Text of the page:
The United States Court of Federal Claims began a recent opinion imposing sanctions against the government for spoliation by quoting the old saying:
“One man’s trash is another man’s treasure.”
United Med. Supply Co., Inc. v. United States, 2007 WL 1952680 (Fed. Cl. June 27, 2007). The saying was invoked because the government had shredded much of the plaintiff’s valuable evidence. After the quote, the Court immediately launched into a high-level righteous rant about the government’s spoliation.
Aside perhaps from perjury, no act serves to threaten the integrity of the judicial process more than the spoliation of evidence. Our adversarial process is designed to tolerate human failings – erring judges can be reversed, uncooperative counsel can be shepherded, and recalcitrant witnesses compelled to testify. But, when critical documents go missing, judges and litigants alike descend into a world of ad hocery and half measures – and our civil justice system suffers.
To guard against this, each party in litigation is solemnly bound to preserve potentially relevant evidence. In this government contract case, defendant violated that duty not once or twice-but repeatedly, over many years, and in sundry ways, leading to the destruction of many admittedly relevant documents. Most disturbingly, some of these documents were destroyed even after the court conducted its first spoliation hearing. While defendant apologizes profusely for what it claims is the “negligence” of some of its employees and for making repeated misstatements to the court as to the steps that were being taken to prevent spoliation, it, nonetheless, asseverates that the court should not-indeed, cannot-impose spoliation sanctions because defendant did not proceed in bad faith. While defendant may be wrong in asserting that it acted in good faith, it most certainly is wrong in thinking that it can recklessly disregard its obligations to preserve evidence without legal consequence.
Id. at *1.
The Judge describes a parade of discovery horribles, recounting in detail the blunders and misrepresentations by the Department of Justice, its attorneys and staff, and the Department of Defense. Although the case involves some emails and other electronic records, the main spoliation here is from good old-fashioned shredding. Hundred of boxes of paper documents, including email print-outs, were thrown away for years after suit was filed. My favorites horribles in the parade include:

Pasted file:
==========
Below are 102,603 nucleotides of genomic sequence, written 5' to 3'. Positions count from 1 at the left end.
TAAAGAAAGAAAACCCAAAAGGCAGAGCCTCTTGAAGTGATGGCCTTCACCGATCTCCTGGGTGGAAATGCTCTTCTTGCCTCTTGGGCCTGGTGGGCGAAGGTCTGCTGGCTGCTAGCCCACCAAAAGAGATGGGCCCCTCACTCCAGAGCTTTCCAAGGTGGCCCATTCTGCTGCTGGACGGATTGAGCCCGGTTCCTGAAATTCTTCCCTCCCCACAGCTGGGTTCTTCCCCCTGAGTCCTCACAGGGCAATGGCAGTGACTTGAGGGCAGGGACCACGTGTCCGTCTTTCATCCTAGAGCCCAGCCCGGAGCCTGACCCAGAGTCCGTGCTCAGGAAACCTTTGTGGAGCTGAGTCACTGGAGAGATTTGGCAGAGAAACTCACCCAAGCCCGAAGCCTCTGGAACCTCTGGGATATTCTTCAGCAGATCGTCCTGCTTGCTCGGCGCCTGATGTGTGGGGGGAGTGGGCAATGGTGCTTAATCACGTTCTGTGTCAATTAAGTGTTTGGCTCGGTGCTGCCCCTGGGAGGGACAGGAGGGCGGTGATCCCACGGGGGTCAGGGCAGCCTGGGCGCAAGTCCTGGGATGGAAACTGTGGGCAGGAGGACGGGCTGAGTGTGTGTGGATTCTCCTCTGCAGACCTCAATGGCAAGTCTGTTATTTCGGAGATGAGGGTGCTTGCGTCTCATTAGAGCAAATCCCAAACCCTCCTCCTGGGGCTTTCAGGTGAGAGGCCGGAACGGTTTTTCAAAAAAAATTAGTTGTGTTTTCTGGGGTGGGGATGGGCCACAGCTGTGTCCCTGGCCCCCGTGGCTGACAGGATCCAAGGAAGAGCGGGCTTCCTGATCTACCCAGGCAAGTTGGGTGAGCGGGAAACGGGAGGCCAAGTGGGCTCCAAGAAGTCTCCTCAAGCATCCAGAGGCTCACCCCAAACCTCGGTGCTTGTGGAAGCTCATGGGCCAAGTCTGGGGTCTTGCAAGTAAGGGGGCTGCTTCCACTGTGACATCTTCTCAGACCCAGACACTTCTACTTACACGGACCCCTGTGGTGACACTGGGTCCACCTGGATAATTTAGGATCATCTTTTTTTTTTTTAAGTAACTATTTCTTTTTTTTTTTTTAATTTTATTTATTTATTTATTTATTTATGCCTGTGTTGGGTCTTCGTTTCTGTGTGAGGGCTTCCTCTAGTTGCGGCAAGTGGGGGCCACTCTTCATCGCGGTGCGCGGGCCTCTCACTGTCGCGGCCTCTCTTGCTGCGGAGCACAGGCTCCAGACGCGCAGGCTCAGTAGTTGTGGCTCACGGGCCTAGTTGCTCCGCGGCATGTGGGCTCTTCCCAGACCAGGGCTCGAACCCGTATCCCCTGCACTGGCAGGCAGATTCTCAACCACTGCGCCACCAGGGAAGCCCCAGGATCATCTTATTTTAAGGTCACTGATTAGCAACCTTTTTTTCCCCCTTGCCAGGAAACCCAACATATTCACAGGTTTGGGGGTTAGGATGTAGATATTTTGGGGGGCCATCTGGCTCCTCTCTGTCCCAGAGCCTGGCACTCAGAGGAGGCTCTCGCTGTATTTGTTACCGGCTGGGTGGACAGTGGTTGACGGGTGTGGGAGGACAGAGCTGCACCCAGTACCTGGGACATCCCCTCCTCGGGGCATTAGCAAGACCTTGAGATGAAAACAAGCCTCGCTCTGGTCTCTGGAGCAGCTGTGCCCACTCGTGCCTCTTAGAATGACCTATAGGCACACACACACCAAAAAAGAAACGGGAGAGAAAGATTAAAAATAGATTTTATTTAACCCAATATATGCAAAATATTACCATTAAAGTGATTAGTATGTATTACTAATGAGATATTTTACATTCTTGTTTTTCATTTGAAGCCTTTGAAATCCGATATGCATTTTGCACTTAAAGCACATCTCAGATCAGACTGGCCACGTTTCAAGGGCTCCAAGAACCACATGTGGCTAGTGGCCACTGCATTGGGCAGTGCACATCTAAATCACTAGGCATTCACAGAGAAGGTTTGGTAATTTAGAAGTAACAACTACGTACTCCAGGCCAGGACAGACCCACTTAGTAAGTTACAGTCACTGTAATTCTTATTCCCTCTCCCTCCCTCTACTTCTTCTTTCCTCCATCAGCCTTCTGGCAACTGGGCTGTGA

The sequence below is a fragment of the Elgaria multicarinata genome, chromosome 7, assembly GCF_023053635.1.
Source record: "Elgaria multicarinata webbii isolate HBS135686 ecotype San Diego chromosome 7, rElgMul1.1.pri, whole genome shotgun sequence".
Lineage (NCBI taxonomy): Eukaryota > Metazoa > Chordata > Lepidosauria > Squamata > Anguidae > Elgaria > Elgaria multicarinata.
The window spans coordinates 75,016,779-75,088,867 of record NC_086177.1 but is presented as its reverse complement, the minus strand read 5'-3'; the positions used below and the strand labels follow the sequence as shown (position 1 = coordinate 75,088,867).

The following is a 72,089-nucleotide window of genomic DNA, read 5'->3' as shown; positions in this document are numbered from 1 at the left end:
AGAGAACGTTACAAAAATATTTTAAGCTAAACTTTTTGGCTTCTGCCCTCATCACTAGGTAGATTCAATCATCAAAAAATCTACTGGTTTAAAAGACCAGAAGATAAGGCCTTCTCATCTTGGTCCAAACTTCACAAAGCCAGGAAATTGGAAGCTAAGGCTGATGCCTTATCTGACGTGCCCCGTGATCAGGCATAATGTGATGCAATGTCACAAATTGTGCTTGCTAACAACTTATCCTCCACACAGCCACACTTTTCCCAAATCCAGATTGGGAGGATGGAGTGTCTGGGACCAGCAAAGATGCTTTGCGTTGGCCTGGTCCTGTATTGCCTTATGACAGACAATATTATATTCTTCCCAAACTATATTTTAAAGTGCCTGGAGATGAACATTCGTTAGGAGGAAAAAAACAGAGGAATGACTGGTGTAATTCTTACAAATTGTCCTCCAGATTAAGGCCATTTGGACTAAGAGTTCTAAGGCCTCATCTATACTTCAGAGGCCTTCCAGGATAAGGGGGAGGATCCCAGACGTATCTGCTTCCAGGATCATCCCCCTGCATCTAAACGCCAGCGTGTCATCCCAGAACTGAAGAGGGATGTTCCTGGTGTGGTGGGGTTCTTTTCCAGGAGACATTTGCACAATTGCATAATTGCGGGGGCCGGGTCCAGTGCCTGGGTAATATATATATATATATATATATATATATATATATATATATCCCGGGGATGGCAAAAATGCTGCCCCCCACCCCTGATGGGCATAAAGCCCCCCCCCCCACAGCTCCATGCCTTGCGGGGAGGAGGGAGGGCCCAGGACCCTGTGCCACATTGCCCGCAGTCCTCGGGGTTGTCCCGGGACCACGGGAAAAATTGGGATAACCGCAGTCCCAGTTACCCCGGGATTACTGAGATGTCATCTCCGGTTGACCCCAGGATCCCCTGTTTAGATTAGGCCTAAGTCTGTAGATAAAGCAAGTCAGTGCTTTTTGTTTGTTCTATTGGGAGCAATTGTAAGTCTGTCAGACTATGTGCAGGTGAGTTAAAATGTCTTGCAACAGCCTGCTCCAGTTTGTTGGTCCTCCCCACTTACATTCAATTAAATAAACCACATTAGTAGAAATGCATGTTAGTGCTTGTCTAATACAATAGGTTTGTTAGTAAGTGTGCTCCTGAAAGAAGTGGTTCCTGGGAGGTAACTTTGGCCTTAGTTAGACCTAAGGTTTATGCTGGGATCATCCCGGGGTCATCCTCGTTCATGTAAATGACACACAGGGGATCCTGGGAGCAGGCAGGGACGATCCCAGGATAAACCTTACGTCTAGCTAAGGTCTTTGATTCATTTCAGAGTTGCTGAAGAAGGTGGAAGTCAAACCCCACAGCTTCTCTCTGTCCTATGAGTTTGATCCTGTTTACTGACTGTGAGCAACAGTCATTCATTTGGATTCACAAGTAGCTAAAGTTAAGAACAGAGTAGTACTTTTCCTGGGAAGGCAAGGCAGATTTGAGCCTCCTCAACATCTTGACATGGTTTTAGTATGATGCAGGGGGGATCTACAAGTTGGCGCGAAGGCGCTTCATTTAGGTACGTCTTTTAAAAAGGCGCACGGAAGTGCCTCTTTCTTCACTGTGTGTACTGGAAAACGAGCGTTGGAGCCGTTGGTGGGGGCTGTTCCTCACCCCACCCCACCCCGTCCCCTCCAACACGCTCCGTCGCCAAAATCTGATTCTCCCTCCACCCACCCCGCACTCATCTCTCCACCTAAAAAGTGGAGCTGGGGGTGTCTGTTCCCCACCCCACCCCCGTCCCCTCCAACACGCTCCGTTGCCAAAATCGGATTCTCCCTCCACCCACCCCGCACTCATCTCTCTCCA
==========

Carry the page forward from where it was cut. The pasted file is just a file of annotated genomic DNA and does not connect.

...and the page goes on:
- Making false statements to plaintiff and the Court that a complete search had been made, and all responsive documents had been produced, when in point of fact the government had only searched eight of the eighteen facilities. Defense counsel blamed that one on a bad paralegal. Id. at *3, *4, *15.
- Sending some of the preservation notices to key players 5 to 6 years after the suit was filed. Id. at *4, *12.
- Destroying documents both before and after the preservation notices. Id.
- Failing to preserve relevant records for five years after the government had notice of plaintiff’s claim. Id. at *12.
- Sending evidence to the garbage dump even after the Court’s first hearing on spoliation. Id.
The Judge goes on to speak loudly about the need to punish the government and others for this kind of discovery spoliation. The long and scholarly opinion speaks of the need to send a message of deterrence and impose sanctions, even without proof of bad faith, as that is often an elusive and difficult thing to prove. The strong words include the following that we are likely to see quoted again in the future.